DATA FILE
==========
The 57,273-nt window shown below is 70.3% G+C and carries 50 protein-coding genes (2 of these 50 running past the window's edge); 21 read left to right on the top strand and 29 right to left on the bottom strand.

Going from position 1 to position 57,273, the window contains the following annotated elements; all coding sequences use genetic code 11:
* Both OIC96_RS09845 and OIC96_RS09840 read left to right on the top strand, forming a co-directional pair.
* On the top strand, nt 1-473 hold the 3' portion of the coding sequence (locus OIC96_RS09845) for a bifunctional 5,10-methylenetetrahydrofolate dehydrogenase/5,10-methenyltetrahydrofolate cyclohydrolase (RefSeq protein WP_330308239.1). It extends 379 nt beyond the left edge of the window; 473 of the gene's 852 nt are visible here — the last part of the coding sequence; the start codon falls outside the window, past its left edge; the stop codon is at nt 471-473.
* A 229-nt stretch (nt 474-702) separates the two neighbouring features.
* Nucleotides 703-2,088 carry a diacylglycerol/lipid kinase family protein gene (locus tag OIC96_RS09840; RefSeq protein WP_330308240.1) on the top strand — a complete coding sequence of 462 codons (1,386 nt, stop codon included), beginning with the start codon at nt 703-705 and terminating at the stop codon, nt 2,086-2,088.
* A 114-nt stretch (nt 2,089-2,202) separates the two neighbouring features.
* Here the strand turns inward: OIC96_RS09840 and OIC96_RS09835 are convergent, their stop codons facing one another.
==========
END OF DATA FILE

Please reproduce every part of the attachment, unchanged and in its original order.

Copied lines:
The 57,273-nt window shown below is 70.3% G+C and carries 50 protein-coding genes (2 of these 50 running past the window's edge); 21 read left to right on the top strand and 29 right to left on the bottom strand.

Going from position 1 to position 57,273, the window contains the following annotated elements; all coding sequences use genetic code 11:
* Both OIC96_RS09845 and OIC96_RS09840 read left to right on the top strand, forming a co-directional pair.
* On the top strand, nt 1-473 hold the 3' portion of the coding sequence (locus OIC96_RS09845) for a bifunctional 5,10-methylenetetrahydrofolate dehydrogenase/5,10-methenyltetrahydrofolate cyclohydrolase (RefSeq protein WP_330308239.1). It extends 379 nt beyond the left edge of the window; 473 of the gene's 852 nt are visible here — the last part of the coding sequence; the start codon falls outside the window, past its left edge; the stop codon is at nt 471-473.
* A 229-nt stretch (nt 474-702) separates the two neighbouring features.
* Nucleotides 703-2,088 carry a diacylglycerol/lipid kinase family protein gene (locus tag OIC96_RS09840; RefSeq protein WP_330308240.1) on the top strand — a complete coding sequence of 462 codons (1,386 nt, stop codon included), beginning with the start codon at nt 703-705 and terminating at the stop codon, nt 2,086-2,088.
* A 114-nt stretch (nt 2,089-2,202) separates the two neighbouring features.
* Here the strand turns inward: OIC96_RS09840 and OIC96_RS09835 are convergent, their stop codons facing one another.